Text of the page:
When you commit to using prime lenses on your photo or video project, you need to develop a working style that is precise. Planning and precision will be your friends when you deal with fixed focal length style lenses. Authors Richard Harrington and James Ball discuss how to develop a style of working with prime lenses that fits your workflow.
- So when you commit to working with prime lenses on your photo or video project, you need to develop a working style that, the key word I think is, precision. I mean, planning and precision are going to be your friends when you're dealing with fixed focal length style lenses. - Yeah, you really have to think about what it is you're trying to accomplish. A lot of times when I'm scouting a location or I'm doing my initial setups and trying different positions I may attach a zoom lens like a 28 to 300 millimeter just to the camera body, so I can very quickly experiment with different focal lengths, and then fire off test shots that have the right composition get familiar with what I'm trying to do and then improve the quality of glass.
I can go to something that goes from a six-three aperture that now is all of a sudden at a one-two, and so by switching from the zoom to the prime I can get the results that I want, but I didn't have to guess, I just used planning. Speaking of planning, sometimes I'll use an app called Artemis View Finder, have you used that as well? - I love it. - So, what does it do? - [Man With Glasses] Well you basically can plug in whichever camera you're using, because there all there. And even the brand and set of primes that you're gonna use. And then you can actually see physical aspect ratio markings on your cellphone or your Ipad, and you can actually snap photos with all the information on the side and send those to every creative person or everybody who need to help make a decision, so everybody is on the same page.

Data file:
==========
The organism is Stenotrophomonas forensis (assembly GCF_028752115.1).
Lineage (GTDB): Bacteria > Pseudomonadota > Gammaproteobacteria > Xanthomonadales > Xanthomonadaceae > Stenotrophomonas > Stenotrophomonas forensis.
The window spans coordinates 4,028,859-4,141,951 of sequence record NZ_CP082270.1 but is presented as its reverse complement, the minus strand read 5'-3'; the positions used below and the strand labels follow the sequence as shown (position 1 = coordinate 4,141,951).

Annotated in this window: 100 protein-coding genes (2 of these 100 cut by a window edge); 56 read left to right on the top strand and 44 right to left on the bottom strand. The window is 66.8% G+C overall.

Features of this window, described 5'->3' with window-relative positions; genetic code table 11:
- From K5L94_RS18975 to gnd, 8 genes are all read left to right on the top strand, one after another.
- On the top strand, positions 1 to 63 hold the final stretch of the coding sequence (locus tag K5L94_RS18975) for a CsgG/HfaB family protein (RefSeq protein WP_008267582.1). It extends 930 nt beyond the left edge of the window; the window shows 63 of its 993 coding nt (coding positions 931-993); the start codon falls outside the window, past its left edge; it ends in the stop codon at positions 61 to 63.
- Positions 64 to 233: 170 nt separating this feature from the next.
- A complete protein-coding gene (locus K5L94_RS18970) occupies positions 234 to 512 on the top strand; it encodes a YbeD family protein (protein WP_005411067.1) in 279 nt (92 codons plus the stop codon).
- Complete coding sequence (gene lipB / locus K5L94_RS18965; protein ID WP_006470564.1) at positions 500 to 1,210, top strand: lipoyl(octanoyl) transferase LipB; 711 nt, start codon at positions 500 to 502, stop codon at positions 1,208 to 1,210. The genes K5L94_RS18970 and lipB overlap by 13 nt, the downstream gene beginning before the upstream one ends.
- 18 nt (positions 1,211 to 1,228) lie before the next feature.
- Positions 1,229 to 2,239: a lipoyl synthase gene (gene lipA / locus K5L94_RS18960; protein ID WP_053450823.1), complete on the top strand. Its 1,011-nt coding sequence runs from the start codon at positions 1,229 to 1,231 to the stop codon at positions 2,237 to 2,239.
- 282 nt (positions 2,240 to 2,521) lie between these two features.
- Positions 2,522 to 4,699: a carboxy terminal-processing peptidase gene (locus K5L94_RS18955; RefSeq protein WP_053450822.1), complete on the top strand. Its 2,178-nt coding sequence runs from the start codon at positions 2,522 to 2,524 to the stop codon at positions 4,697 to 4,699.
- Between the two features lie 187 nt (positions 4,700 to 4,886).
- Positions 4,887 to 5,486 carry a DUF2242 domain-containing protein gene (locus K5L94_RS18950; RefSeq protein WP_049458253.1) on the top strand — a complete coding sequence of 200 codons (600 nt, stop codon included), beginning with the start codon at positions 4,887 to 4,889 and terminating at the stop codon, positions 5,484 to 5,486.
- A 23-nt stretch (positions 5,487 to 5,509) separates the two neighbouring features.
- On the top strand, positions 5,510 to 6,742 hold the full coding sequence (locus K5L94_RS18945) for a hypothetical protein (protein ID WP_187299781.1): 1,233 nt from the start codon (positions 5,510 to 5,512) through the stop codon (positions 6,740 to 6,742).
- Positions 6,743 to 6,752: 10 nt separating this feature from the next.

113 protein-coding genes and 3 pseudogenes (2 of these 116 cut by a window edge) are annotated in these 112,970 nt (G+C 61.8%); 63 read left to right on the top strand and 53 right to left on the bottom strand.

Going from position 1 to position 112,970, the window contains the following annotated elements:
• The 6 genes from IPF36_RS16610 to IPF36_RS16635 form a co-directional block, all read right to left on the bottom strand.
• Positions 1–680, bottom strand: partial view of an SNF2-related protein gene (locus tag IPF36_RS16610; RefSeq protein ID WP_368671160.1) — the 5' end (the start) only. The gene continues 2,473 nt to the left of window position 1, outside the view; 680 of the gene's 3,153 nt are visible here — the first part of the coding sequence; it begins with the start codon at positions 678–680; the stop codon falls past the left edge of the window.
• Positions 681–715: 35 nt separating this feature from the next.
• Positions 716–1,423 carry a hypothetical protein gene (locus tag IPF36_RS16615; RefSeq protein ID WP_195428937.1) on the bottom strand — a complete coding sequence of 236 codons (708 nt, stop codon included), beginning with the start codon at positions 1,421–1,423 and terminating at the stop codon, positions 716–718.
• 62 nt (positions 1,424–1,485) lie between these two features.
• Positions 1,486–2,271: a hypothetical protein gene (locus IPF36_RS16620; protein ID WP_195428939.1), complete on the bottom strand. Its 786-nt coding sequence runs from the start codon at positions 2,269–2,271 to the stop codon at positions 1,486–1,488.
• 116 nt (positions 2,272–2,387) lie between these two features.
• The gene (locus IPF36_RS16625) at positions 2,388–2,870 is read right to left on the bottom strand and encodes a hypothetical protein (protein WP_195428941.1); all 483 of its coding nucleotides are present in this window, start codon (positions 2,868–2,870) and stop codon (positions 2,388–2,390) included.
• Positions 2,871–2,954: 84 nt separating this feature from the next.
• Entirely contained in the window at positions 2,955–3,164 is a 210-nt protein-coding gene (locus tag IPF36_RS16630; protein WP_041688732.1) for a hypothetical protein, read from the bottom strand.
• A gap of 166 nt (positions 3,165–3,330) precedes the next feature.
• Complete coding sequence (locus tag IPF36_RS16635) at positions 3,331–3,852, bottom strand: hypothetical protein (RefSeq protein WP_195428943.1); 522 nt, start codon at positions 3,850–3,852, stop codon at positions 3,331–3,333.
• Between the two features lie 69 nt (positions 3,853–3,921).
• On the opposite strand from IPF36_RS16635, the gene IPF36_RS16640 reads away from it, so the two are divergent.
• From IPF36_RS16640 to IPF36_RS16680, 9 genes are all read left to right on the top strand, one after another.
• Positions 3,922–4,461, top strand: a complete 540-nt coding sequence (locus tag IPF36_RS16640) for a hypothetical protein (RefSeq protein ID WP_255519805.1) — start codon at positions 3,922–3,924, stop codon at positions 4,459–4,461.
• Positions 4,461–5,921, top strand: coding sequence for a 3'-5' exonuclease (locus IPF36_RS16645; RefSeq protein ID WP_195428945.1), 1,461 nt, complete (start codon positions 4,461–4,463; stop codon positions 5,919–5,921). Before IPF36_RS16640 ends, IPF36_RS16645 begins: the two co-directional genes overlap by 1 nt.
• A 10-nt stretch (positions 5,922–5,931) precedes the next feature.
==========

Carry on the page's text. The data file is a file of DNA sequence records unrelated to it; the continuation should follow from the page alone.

Its like one of the best ways to create a picture that's worth a 1000 words, right? - Yeah, and they even have some combinations of snap-on lenses for iPhones that work with this system. It's not a cheap app, but it' meant to be a professional app, the idea being that using something like and iPhone or an iPad, you can quickly estimate with your device what type of lenses you're going to need for coverage. So, it really is a planning thing, you can't lug everything around. Another thing that I think is important is to grow and consider, as you expand your camera kit, not necessarily dumping your cameras as you get a new one.
A lot of folks invest in one system, so, maybe your a Nikon shooter and you're stepping up to a higher end camera, D400, D500 if your budget allows it. Well, you might have a 300 or a D7000, and those lenses are interchangeable. I often find that keeping those extra bodies around as a spare body or flexibility gives me that choice. - [Man With Glasses] Yeah I mean those are all very practical, sensible reasons to plan your lens choices and your working strategy very carefully. I mean, you've got two aspects, right? You've got those practical, workflow, you know, it's a business and you've got to stay on schedule, so you want to work efficiently.